428 Transduction of Human Dendritic Cells Using Attenuated Salmonella typhimurium as a Vaccine Strategy against HIV-1 D. Gurner*, Y. Huang, D. D. Ho Aaron Diamond AIDS Res Ctr, Rockefeller Univ, New York, NY
Background: The promise of genetic immunization is limited in part because of its invasive, untargeted administration. Here we describe successful refinement of the strategy by incorporating attenuated bacteria that deliver DNA plasmids directly to antigen presenting cells. Specifically, we show that human dendritic cells (DCs) can be effectively transduced using Salmonella typhimurium.
Methods: Attenuated (aro A-) S. typhimurium were transformed with vectors expressing the Beta-galactosidase gene under the control of either a prokaryotic (pTrc) or eukaryotic (pCMV) promoter. Additional bacteria were either left untransformed or transformed with irrelevant plasmids. Immature DCs were cultivated from PBMCs, then infected with the bacteria. DCs were ultimately analyzed by staining and FACS.
Results: Incubation with x-gal revealed no staining in the control DCs, and minimal (< 1%), punctate staining in those infected with bacteria bearing the pTrc vector. In contrast, DCs infected with bacteria bearing the pCMV expression vector showed widespread (30%-50%) staining, with a distinct, diffusely intracellular morphology. FACS analysis using FDG, a fluorescent Beta-galactosidase substrate, revealed an increase in expression from a background of 11%-43% (with a MOI of 25), or 7%-66% (with a MOI of 50). FACS also confirmed that exposure to the bacteria efficiently matures the DCs.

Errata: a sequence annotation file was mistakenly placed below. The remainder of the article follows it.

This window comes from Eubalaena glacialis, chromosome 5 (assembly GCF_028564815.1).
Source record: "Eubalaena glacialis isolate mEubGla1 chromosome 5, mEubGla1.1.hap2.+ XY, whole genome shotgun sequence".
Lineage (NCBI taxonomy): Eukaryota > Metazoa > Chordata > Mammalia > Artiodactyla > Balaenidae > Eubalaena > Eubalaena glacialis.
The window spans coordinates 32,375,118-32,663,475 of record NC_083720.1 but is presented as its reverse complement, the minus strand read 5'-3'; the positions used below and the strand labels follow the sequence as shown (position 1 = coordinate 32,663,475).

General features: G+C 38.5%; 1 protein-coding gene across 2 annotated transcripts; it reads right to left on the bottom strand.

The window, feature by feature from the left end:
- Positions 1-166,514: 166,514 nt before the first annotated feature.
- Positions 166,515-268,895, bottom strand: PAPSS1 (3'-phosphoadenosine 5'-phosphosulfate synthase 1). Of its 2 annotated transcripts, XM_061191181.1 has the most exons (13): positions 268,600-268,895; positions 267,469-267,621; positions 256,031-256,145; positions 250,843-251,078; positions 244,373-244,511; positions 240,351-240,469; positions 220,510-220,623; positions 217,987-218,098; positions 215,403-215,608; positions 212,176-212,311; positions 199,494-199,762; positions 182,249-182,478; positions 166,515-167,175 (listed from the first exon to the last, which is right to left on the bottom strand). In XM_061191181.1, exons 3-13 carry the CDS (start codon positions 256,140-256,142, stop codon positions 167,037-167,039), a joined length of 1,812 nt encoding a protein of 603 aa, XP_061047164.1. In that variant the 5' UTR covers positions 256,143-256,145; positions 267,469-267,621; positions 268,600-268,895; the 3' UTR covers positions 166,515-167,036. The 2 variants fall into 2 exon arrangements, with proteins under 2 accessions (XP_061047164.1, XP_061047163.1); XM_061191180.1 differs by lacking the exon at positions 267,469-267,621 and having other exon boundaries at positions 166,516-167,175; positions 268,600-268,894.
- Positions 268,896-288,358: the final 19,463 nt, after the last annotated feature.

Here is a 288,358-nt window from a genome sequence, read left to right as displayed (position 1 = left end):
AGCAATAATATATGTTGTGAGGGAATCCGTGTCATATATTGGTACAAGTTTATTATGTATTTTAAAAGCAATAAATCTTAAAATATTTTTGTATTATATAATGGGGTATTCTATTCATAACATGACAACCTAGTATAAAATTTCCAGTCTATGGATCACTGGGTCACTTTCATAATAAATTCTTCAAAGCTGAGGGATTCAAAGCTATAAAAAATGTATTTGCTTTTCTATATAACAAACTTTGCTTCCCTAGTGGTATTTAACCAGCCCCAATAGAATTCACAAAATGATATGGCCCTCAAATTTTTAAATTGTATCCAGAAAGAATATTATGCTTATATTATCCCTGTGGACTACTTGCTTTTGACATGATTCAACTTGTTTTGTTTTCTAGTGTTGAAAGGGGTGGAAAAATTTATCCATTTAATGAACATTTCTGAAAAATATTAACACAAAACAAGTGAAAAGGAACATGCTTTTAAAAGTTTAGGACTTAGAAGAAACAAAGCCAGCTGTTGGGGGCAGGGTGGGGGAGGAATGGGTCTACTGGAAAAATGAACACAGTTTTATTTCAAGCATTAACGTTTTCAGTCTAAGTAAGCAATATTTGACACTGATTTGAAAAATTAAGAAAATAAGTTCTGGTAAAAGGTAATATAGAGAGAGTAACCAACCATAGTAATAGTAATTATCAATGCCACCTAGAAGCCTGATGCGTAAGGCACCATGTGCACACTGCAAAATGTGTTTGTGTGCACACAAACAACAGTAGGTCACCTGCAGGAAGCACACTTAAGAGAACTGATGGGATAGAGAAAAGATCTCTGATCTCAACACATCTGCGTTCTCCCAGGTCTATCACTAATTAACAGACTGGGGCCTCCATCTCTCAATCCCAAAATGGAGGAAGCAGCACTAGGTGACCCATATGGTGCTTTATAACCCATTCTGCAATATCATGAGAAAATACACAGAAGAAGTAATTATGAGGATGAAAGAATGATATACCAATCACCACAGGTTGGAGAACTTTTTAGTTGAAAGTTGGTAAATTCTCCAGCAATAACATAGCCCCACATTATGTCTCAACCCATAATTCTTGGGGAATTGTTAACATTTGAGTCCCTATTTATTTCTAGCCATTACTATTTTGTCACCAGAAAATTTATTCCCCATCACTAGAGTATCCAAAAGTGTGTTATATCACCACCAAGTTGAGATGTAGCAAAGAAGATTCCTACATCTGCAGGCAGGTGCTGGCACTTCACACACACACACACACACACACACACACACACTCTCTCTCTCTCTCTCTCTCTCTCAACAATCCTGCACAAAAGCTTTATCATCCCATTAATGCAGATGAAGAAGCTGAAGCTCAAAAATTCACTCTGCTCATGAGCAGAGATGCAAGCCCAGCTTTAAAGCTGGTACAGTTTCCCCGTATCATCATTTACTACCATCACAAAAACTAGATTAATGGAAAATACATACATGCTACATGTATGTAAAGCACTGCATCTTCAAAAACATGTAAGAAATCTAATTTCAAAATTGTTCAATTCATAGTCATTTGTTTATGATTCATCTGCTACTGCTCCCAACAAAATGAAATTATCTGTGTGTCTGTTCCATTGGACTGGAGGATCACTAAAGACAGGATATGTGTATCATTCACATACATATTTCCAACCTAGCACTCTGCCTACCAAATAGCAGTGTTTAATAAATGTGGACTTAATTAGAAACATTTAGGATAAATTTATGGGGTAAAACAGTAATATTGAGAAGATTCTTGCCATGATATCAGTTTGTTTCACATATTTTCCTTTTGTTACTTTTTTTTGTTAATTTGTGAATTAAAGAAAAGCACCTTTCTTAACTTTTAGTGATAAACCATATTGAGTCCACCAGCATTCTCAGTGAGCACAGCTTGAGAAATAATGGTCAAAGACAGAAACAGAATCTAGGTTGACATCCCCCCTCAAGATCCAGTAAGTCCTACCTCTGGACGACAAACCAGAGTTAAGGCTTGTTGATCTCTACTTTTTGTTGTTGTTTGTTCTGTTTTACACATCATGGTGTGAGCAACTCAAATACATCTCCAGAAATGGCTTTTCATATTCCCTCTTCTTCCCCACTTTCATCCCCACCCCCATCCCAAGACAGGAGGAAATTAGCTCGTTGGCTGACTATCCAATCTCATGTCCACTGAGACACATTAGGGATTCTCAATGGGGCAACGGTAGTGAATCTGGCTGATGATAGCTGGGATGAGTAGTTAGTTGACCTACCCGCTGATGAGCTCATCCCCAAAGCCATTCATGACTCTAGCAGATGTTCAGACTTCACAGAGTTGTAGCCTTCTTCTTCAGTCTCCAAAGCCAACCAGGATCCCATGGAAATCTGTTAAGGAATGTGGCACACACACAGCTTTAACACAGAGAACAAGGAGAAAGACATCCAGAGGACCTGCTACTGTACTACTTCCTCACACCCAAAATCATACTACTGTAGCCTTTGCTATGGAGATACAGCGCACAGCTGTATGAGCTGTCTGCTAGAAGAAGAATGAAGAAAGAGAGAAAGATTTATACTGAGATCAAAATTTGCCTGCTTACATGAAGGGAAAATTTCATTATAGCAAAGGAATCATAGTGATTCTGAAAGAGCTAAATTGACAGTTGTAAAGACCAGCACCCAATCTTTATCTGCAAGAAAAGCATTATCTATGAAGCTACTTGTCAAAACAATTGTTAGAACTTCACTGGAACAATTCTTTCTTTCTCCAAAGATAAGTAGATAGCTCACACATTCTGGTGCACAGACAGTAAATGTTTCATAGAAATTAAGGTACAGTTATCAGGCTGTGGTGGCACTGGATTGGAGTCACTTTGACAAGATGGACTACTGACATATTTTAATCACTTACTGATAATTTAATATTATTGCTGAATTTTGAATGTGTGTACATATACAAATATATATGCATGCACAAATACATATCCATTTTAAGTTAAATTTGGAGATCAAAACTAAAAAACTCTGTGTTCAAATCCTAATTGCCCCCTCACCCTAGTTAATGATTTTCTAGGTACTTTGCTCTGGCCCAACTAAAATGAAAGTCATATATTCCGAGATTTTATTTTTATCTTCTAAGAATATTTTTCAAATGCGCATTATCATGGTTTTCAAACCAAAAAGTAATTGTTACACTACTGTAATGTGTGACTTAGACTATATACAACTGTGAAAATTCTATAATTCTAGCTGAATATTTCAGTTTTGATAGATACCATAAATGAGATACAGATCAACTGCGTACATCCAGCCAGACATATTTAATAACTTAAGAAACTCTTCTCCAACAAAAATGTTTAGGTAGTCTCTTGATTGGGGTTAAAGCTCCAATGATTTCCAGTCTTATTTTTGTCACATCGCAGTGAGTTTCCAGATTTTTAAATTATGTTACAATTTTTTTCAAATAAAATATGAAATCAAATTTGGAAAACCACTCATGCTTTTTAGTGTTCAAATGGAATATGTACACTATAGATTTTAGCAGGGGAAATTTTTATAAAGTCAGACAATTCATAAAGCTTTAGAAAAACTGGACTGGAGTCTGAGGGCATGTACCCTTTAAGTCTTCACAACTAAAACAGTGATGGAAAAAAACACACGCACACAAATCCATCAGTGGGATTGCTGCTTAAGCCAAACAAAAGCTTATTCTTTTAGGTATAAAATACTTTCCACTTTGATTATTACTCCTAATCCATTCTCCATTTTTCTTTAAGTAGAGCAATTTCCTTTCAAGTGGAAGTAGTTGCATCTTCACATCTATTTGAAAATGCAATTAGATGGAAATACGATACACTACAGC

Conclusions: Using transformed attenuated bacteria, we can directly transduce human DCs with vectors encoding foreign antigens. As a vaccine tool, this strategy represents a way to achieve noninvasive, targeted delivery of DNA vaccines. Ongoing and future work involves evaluation of antigen presentation as a gauge of immunogenic potential using bacteria bearing viral gene vectors.